‘I AM SHE’ IS THE PERFECT ART EXHIBIT TO VISIT THIS WOMEN’S HISTORY MONTH!
By Awa Gueye
March 13, 2019
I had the pleasure of viewing Imani Shanklin Roberts’ latest collection of works called “I AM SHE” at the Weeksville Heritage Center in Brooklyn. The exhibition could not be a better celebration of Women’s History Month, celebrating the divine feminine. This work was created after Roberts took a step away from art to embark on a journey of self-discovery. Roberts uses archetypal expressions of Black Womxn in the 21st century as a way of embracing the full spectrum of who we are.
We spoke to Imani Shanklin Roberts about her work.
This year’s theme at AFROPUNK is “We See You.” What does that mean to you?
Being “seen” is critical. Seen as an artist. Seen as a Black woman, and seen in the world amongst the billions is huge. It can be used in daily colloquialism amongst friends and strangers as just an, “Ok! You doing your thing” affirmation, but on this platform it’s magnified and emboldened. Seen here is to be making a mark and doing something worth being captured and noted.
Where are you from?
Washington, DC — born and raised. Currently based in East Flatbush, Brooklyn. Still repping DC with my ID and 202 area code.
Please describe the concept and meaning behind “I AM SHE.”
I AM SHE is a visual exploration of the 21st century Black female identity through seven different archetypal expressions: Rebel Woman, Wombman, CareFREE & Black, VisioNOIRy, High Powered Woman of the World and Lover. These expressions were the most dominant in my journey as a woman and now mother. They are also common amongst the women in my life. The conception of this show unfolded after becoming a mother and investigating what it meant to be a Black Woman today and hoping one day to share that with my daughter in my motion and stance.
Can you tell us a bit about Weeksville Heritage Center and how you came to work with them?
Weeksville Heritage Center is such an important institution. It’s been a free community for Blacks since the mid-19th century and now aims to preserve the history of Weeksville, Brooklyn while being a space for its community, the arts, historical preservation and civic engagement. Through my partnership with The Culture LP, I gained the interest of Rob Fields, Weeksville’s President & Executive Director and was granted the gallery space to show my work for the entire month of March. Which divinely is Women’s History Month.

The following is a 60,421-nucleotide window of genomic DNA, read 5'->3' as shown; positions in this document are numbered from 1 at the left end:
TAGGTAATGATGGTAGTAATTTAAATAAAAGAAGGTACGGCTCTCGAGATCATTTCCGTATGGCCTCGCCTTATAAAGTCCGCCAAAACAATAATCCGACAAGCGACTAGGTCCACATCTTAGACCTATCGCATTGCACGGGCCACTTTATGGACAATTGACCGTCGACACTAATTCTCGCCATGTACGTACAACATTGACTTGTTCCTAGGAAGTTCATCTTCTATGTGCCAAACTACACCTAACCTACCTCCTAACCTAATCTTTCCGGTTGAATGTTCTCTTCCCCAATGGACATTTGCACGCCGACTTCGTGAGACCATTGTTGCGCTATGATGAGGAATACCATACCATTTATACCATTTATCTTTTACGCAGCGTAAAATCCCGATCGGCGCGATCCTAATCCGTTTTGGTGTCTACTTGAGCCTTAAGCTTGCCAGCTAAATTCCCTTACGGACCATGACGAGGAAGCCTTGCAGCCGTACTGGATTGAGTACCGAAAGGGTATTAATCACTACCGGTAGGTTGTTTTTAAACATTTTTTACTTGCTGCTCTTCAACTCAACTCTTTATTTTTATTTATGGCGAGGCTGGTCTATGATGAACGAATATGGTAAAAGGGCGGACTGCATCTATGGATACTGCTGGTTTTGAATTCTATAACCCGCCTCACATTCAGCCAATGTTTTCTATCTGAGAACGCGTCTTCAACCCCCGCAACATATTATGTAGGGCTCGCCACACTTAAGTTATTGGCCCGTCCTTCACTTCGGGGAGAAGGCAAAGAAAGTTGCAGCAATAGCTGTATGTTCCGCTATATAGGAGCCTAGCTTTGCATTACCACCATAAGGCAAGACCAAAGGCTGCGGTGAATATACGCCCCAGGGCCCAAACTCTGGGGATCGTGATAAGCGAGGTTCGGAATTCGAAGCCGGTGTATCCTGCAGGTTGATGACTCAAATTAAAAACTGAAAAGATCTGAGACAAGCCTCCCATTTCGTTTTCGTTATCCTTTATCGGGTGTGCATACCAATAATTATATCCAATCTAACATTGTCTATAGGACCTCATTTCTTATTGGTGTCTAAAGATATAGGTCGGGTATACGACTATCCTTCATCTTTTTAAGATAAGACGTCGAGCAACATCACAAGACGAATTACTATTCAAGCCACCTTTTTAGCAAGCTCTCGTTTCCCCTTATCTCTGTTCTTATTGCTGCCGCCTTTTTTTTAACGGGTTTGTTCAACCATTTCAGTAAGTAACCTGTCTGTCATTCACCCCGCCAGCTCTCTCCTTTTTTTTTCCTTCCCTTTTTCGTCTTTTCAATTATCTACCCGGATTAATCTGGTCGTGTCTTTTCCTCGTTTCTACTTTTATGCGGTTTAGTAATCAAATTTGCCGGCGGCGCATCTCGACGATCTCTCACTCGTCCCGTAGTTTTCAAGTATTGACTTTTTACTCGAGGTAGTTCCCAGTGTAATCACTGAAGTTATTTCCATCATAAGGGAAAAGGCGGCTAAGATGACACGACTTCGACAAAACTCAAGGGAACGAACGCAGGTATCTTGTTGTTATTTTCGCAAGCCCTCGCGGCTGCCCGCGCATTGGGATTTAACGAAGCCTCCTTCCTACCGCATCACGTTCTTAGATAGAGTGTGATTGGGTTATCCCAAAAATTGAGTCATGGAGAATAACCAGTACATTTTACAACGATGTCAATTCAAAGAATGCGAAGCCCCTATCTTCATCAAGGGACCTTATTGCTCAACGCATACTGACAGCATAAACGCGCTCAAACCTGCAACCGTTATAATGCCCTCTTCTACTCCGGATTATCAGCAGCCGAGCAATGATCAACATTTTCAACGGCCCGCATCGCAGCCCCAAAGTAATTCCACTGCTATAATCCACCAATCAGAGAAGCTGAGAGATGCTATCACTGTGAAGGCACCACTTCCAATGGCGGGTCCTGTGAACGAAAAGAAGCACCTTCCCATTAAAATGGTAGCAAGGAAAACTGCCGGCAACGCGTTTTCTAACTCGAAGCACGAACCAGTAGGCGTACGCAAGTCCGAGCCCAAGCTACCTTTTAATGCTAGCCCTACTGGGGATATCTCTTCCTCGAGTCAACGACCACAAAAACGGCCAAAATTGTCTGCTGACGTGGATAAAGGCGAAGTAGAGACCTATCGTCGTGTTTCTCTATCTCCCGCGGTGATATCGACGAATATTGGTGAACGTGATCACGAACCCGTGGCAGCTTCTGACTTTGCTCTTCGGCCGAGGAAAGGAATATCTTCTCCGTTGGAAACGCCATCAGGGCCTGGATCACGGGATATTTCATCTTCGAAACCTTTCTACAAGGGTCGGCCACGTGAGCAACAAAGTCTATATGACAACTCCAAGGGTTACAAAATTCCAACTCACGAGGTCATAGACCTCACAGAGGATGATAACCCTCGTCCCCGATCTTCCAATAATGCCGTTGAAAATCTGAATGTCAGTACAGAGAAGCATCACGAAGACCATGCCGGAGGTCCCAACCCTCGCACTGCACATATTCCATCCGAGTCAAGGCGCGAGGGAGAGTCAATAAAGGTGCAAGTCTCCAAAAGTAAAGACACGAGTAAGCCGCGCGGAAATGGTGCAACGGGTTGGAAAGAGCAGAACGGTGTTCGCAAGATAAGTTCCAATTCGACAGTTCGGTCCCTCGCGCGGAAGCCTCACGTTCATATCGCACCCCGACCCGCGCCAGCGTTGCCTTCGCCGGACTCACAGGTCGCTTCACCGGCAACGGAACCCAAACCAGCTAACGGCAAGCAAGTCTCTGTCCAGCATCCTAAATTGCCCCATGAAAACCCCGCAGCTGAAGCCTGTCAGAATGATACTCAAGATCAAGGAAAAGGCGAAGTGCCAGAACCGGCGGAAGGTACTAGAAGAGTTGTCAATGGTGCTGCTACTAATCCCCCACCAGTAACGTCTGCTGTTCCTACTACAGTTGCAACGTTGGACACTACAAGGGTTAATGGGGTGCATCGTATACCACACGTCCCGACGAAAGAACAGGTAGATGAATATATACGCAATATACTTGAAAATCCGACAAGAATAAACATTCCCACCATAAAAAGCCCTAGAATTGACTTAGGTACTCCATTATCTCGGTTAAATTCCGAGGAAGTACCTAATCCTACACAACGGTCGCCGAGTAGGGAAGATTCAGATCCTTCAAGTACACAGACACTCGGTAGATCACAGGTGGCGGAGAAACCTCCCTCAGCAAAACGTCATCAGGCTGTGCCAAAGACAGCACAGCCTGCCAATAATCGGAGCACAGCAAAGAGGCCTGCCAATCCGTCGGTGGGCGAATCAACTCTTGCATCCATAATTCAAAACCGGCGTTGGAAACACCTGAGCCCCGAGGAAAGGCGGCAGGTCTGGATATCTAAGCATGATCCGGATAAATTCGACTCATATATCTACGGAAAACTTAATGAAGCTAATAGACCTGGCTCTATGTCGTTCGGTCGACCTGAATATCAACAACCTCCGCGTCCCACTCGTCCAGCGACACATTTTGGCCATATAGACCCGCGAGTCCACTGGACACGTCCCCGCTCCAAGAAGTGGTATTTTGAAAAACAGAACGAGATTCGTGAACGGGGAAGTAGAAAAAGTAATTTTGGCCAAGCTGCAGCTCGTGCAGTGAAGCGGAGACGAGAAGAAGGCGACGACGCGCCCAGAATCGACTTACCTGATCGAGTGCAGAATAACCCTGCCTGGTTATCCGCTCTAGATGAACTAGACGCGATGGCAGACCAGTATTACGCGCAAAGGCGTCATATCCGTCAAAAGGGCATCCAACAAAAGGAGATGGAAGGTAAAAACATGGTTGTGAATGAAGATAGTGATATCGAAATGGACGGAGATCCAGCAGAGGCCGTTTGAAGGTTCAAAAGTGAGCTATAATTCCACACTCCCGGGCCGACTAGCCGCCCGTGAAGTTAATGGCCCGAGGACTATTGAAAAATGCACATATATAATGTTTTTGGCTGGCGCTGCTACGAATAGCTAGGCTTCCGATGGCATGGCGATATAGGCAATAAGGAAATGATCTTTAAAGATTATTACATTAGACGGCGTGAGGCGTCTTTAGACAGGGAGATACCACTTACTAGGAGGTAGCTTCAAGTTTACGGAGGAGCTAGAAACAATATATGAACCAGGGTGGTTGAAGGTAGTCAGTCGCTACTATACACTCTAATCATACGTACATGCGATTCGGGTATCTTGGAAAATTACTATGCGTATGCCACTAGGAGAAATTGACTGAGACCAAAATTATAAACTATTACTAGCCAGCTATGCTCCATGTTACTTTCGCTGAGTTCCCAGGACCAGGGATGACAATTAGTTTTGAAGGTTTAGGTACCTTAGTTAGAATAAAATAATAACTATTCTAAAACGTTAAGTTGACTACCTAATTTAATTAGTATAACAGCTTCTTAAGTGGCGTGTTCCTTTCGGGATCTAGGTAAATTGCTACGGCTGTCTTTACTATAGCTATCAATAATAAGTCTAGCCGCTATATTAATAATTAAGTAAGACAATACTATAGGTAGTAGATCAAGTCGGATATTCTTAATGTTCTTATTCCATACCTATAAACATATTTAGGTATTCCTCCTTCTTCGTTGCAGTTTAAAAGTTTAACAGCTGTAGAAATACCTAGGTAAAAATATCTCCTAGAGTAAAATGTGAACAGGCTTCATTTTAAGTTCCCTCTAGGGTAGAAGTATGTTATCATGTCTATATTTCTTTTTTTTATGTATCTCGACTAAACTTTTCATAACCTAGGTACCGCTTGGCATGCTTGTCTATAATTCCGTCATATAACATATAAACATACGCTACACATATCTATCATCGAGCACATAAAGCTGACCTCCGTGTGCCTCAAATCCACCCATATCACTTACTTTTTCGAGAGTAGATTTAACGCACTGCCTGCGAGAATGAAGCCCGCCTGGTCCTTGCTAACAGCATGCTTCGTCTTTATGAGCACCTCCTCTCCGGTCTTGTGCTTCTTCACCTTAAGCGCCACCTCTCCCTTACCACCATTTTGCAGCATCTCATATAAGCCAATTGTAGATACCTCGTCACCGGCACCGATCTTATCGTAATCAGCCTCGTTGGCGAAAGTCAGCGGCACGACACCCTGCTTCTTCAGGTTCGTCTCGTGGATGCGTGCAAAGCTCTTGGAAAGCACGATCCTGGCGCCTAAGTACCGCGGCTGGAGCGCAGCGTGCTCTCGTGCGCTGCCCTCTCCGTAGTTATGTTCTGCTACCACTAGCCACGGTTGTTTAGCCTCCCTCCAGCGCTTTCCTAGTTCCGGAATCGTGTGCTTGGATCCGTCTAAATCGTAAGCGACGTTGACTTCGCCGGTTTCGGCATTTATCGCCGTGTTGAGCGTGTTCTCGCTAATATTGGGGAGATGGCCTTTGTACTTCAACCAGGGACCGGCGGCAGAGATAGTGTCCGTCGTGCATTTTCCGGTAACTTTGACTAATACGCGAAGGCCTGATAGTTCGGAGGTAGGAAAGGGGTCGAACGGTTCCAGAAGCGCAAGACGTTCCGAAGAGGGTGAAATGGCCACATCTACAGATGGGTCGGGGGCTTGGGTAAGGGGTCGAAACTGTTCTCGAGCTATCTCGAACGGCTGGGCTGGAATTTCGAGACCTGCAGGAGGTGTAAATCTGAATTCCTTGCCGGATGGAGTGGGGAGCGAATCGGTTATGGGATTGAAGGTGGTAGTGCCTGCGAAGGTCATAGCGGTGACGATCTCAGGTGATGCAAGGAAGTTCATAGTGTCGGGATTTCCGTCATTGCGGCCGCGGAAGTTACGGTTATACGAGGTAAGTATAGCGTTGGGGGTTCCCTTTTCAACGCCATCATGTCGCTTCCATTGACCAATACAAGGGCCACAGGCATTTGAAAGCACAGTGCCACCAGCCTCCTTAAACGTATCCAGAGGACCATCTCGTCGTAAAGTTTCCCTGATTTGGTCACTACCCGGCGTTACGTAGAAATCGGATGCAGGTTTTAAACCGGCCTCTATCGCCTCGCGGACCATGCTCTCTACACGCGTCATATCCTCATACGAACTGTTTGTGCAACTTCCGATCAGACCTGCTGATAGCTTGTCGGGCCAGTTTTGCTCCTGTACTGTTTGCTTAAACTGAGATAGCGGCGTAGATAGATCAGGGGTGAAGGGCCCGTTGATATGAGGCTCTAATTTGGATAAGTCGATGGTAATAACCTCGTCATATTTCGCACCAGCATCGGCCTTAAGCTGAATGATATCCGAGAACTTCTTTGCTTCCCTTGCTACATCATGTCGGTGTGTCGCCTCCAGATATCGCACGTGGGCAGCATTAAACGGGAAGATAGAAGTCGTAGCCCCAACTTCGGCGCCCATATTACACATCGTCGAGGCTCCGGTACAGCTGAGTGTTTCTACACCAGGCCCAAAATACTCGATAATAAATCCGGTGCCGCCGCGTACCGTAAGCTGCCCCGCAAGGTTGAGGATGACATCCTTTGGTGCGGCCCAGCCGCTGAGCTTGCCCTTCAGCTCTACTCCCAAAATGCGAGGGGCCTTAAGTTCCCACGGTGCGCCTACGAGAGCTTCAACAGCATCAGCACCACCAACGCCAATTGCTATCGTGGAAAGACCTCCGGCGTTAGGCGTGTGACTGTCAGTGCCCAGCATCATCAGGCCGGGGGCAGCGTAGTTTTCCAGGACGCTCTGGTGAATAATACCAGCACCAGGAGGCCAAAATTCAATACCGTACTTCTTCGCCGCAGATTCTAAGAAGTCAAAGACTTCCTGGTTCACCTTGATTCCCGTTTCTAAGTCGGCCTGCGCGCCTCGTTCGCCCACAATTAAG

It’s Women’s History Month and we are celebrating the divine and the feminine. How do you define womanhood in relation to your Blackness?
I look at the presence and existence of the Black Woman as the Belly and undercurrent of the fabric of our world. So much has came to be because of her dynamism, innovation, support, care, beauty, style, plight and power. Black womanhood is often defined and connected through the lens of oppression — a second-class citizen to be Black and doubly bruised to be a woman. I reimagine and counter that in my personhood and my art. Painting Black women boldly, beautifully and empowered as they are and will forever be.
How does your work positively contribute to the female experience?
Representation matters. To see a reflection of what you are or what you aspire to be is huge in our world. For me, to paint Black women, not in the role of mammies, hyper-sexualized, perfected or as a man, allowed me to create real images of women. Black women immortalized and represented in OIL PAINT ON CANVAS — a medium usually reserved for high society white folk.
Where can we continue to follow your work?
I AM SHE is on view until the end of March at Weeksville Heritage Center. There will be a closing celebration and artist talk on March 27th from 6-9, featuring Yogi Sihnuu Hetep, Sirius XM’s Tracy G, Attia Taylor Founder of Womanly Magazine and collaborating artist Alicia DeLarge and Myself. Moderated by Syreeta Gates. There will also be high-powered femme sets by DJ’s Tru Violet & Cam Wink.
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